|SJE Freshman hard at work in the Hullabaloo office|
I've survived my first week of college! Okay... so I haven't even started classes yet. I came to Tulane campus a week early for the Summer Journalism Experience (SJE) with the Tulane Hullabaloo, the completely student-run newspaper on campus. Sixteen freshman were accepted to this program to try their skill as a Hullbaloo journalist before college life and classes really begin. The main reason I applied to this program is because I've been enjoying writing for my blog and can see myself in a career that requires writing for an audience. I figured, journalism is probably an excellent path to learning how to write for large groups of people in a concise yet interesting way. Anyway, I was put on the news team and assigned a story about the new LGBTIQA sorority that's coming to campus later this year. This is the first article I've ever written for a newspaper. Enjoy!
LGBTIQA sorority arriving in the fall
A group of LGBT students and allies have formed an interest group toward founding a chapter of Gamma Rho Lamba, an LGBTIQA sorority, which will become an official chapter of GRL in September.
Junior Courtney Amabile, president of the GRL sorority interest group, believes that a new sorority is necessary to provide a welcoming group for LGBTIQA women who felt excluded from traditional sorority life.
“We wanted the same experience, the same sisterhood,” Amabile said. “But at the same time, we can’t change who we are and we’re not going to for anybody.”
Amabile and two other students approached Liz Schafer, director of fraternity and sorority programs, with a proposal to form a new sorority for LGBTIQA students and allies.
Schafer said that the students were well-organized and clearly driven.
“I think Tulane has always had a pretty welcoming environment for LGBT students,” Schafer said. “So we said, ‘sure, why not? See what you can find out.’”
Supporters of the interest group believe that the anticipated sorority will provide LGBTIQA students with a more accepting atmosphere than a traditional Greek organization. Lauren Kwiatkowski, Former Student Women Embracing Equality at Tulane president believes GRL could provide an inclusive and secure group for these students who might not feel at home in another sorority.
“Greek life, at all universities, has traditionally been stigmatized for not being particularly inclusive of the LGBTQ community,” Kwiatkowski said. “Since there’s now an option, queer students - particularly queer females - now feel that they’re not a step back, behind or below their other students because of their sexual and/or gender identity. It’s definitely a great step for the queer community, and, honestly, female community overall.”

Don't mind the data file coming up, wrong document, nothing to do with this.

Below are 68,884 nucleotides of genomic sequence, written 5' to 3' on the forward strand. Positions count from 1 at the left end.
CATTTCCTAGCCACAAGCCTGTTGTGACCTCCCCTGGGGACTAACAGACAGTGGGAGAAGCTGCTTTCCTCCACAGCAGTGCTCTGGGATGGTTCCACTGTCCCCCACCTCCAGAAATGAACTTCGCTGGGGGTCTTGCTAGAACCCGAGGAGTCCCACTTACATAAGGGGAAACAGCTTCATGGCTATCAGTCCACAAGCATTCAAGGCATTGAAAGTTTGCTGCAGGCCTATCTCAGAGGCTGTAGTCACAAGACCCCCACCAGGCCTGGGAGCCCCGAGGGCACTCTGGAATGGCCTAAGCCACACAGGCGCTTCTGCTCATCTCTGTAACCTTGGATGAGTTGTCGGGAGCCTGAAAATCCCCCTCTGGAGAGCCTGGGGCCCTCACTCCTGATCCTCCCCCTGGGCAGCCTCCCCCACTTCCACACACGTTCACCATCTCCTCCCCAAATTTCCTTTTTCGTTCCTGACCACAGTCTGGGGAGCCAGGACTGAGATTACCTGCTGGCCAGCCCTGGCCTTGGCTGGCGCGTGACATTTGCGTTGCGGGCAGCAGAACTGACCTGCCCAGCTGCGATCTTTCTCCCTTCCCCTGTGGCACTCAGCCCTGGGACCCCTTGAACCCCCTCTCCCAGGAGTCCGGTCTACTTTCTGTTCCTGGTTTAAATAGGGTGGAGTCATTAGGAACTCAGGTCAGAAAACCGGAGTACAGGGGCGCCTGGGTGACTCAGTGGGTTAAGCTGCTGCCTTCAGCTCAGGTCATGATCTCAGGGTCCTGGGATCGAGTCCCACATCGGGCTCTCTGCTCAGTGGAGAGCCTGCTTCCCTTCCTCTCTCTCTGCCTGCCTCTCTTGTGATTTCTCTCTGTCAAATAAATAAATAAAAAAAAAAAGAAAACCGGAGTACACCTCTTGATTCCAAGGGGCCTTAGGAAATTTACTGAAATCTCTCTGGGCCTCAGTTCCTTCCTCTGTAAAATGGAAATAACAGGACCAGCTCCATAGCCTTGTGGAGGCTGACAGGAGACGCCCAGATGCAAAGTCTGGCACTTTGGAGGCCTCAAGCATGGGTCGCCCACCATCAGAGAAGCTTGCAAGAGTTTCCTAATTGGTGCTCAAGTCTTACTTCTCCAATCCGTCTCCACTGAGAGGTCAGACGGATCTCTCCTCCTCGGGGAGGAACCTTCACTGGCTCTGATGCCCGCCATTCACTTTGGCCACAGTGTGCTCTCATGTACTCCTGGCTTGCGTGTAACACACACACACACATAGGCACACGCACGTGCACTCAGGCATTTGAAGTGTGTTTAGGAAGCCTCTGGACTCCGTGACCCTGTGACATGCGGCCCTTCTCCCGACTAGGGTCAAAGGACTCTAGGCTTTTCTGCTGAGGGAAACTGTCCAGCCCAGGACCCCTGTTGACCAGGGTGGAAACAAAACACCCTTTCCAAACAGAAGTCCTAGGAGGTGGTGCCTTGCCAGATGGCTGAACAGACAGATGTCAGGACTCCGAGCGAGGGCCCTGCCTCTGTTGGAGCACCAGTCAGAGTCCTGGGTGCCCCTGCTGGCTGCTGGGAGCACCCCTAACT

Schafer said she was surprised by the positive and encouraging reaction from other Greek organizations when they learned about the possibility of an LGBT sorority.
Amabile said she is still worried about negative feedback from other groups on campus. She is, however, optimistic that GRL would effectively spread tolerance throughout the Greek system and all of Tulane.
“My main concern going into this is the backlash from other sororities and other groups, fraternities especially,” Amabile said.
She believes, however, the sorority will make way for a new way of thinking.
“I believe it will provide a break in the stereotype of sororities and help facilitate conversation for other multicultural groups or Greek organizations to form as student want and need shows fit,” Amabile said.
The national organization is coming to campus in September to induct the leaders of the group. After that, the group will be considered an official chapter of Gamma Rho Lambda, and recruitment will be open to all students who identify themselves women. Amabile made it clear that GRL will not be exclusively for LGBTIQA students.
“Over half of our members are straight, or ally-identified,” Amabile said. “They also identify as feminists, progressive women, women who don't necessarily follow the grain of society.”
The GRL sorority interest group has several plans for the upcoming year after it reaches full chapter status, such as participating in Safe Zone training, hosting a Pride Prom, and working alongside the organization BreakOUT! to combat the criminalization of LGBTIQA youth in the New Orleans area.
Tulane will be welcoming two other new sororities to campus. Zeta Tau Alpha sorority will come in the spring, and depending on this year’s recruitment numbers, the next new sorority will arrive in either 2014 or 2015.
|SJE took a boat tour through a Louisiana swamp--and the gators were not shy|